So why do wine lovers, like myself, care to serve wines to people who will at the very least make an effort to appreciate them? Admiration. Awe. Reverence. I believe the more you drink fine wine, the more you become struck by its uniqueness and that it has an inherent personality. Fine wine is not Coca Cola. It is more on par with appreciating art, chocolate, espresso, classical music, anything that uses a language to convey an expression. Fine wine does have a language. It transcends being just “taste.” If you can appreciate it and are open to feel it, the wine will tell you a story. It will show you who it is and where it comes from, sometimes from far away corners of the world. It will show you the energy and passion of the people who make it, it will show you what the weather was that year, it will reveal and express itself in the glass and in your mouth—if you stop to appreciate it and listen, humbly. Wine has a structure, a rhythm, like the symphony. And when you have a wine like this, naturally, you want to share that with like-minded guests. What’s so bad about that?

{ 5 comments }

Emily June 30, 2011 at 2:07 pm

Liz,
Wonderful piece! I couldn’t agree with you more. When I came home from Chile, I brought a bottle of my favorite malbec (which was not cheap!) and saved it to share with my uncle who does appreciate wine. There were some extra guests so I didn’t love the fact that there would be less for me/us and then one of them said that you don’t need to spend a lot of money on wine and jug wine is perfectly good. Ick.
When I was still living in Chile, I would go to gatherings at friends’ places fully aware of that fact that some people do not appreciate wine and will not spend a lot of money on it. So at my friends’ house, we would always “top off” everyone else, and when they were tied up in their conversations one of us would slip off and refill on the good stuff. It’s one of my favorite tactics and a “win-win” situation.

Harold D. Partain June 30, 2011 at 3:19 pm

Oh, Liz… you sneaky devil! I’ve done the same, almost. I dropped the bottle by accident (I needed to mop that stone floor again anyway!) Pleading forgiveness I said I would open one of my favorites I normally serve at holiday time! They felt really honored I would serve one of my best. Of course, we loved it… but I’m not sure our guests did as much. Oh, well if they haven’t taken the time to appreciate the subtle differences maybe we did contribute to furthering their knowledge.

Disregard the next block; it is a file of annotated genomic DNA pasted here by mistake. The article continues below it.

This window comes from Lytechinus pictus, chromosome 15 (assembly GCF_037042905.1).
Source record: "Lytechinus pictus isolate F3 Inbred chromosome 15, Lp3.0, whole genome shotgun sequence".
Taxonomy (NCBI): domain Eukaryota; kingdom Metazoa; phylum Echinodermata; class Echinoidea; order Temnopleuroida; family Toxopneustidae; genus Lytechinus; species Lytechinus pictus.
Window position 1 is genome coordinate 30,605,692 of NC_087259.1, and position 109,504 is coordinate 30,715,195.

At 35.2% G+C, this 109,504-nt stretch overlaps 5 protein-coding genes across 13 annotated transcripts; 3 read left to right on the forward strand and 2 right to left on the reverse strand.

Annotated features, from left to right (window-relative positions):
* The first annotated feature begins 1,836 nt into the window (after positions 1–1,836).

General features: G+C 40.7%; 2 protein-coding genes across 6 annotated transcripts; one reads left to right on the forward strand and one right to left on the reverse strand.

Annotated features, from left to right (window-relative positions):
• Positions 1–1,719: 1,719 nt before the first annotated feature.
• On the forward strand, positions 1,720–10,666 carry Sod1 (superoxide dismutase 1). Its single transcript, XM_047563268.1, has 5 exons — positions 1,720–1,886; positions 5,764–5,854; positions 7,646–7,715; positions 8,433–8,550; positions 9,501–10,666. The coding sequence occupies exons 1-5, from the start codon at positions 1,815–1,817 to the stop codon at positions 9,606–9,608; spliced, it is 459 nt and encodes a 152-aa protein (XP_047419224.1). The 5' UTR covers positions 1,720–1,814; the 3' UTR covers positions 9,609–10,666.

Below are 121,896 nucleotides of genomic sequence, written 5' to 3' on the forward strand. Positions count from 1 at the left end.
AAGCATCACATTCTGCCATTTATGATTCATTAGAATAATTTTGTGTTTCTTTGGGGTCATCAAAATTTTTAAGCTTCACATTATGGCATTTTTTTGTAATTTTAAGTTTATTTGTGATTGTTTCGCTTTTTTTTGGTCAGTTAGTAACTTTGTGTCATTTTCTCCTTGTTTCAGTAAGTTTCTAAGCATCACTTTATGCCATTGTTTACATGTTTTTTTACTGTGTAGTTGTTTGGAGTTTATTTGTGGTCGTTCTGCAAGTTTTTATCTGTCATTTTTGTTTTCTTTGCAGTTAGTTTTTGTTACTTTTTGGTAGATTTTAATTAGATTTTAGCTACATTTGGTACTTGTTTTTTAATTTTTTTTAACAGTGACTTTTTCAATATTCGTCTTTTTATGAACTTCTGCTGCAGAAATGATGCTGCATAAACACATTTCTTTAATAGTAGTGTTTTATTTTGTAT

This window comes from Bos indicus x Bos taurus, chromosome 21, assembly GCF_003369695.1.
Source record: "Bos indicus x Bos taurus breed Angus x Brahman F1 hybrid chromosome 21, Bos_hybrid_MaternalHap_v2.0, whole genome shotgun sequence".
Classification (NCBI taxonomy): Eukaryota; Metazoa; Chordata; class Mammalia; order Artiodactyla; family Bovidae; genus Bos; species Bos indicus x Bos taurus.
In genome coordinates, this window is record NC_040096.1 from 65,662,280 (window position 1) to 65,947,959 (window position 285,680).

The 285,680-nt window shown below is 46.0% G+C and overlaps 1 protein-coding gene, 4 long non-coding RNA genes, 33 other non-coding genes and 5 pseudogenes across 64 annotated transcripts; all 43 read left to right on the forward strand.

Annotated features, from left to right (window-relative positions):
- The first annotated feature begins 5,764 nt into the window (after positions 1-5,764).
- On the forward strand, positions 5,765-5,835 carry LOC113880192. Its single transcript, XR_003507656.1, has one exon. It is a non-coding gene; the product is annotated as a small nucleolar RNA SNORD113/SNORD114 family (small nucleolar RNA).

JenV June 30, 2011 at 3:47 pm

Your article made me smile, and I appreciate the creative use of decanters! I learned a long time ago that in order to avoid disappointment, I always bring wines to dinner parties and especially to family gatherings. Half of the fun in opening a bottle of wine is sharing it with family and friends, especially if it is different from what they are used to drinking. This said, I agree that there is a right time and place for every wine.

I love the way you capture the language of wine when we “stop to appreciate it and listen, humbly.” Wine is meant to be savored and enjoyed, and I believe wine appreciation is a skill anyone can learn if they time the time to savor the wine drinking experience. Even wine novices can often appreciate that good wines somehow taste “better,” even if they don’t have the vocabulary to fully describe what they are tasting. It’s fun to help people develop a vocabulary to describe what they’re tasting, and interesting how appreciation of wine can lead to an appreciation of the other good things in life like chocolate, coffee, garden-fresh vegetables, and home-baked bread.

chicagopinot July 2, 2011 at 1:10 pm

“The definition of enjoyment is ‘something that causes pleasure;’ while appreciation is ‘awareness of delicate perception of aesthetic qualities or values.'”

“It is more on par with appreciating art, chocolate, espresso, classical music, anything that uses a language to convey an expression.”

If nothing else, I love these particular quotes from your blog! I may borrow these myself at some point!

Thomas Matthews July 5, 2011 at 9:11 am

For Matt Kramer’s take on the same subject for Wine Spectator, look here: http://www.winespectator.com/webfeature/show/id/44238

Thomas Matthews
Executive editor
Wine Spectator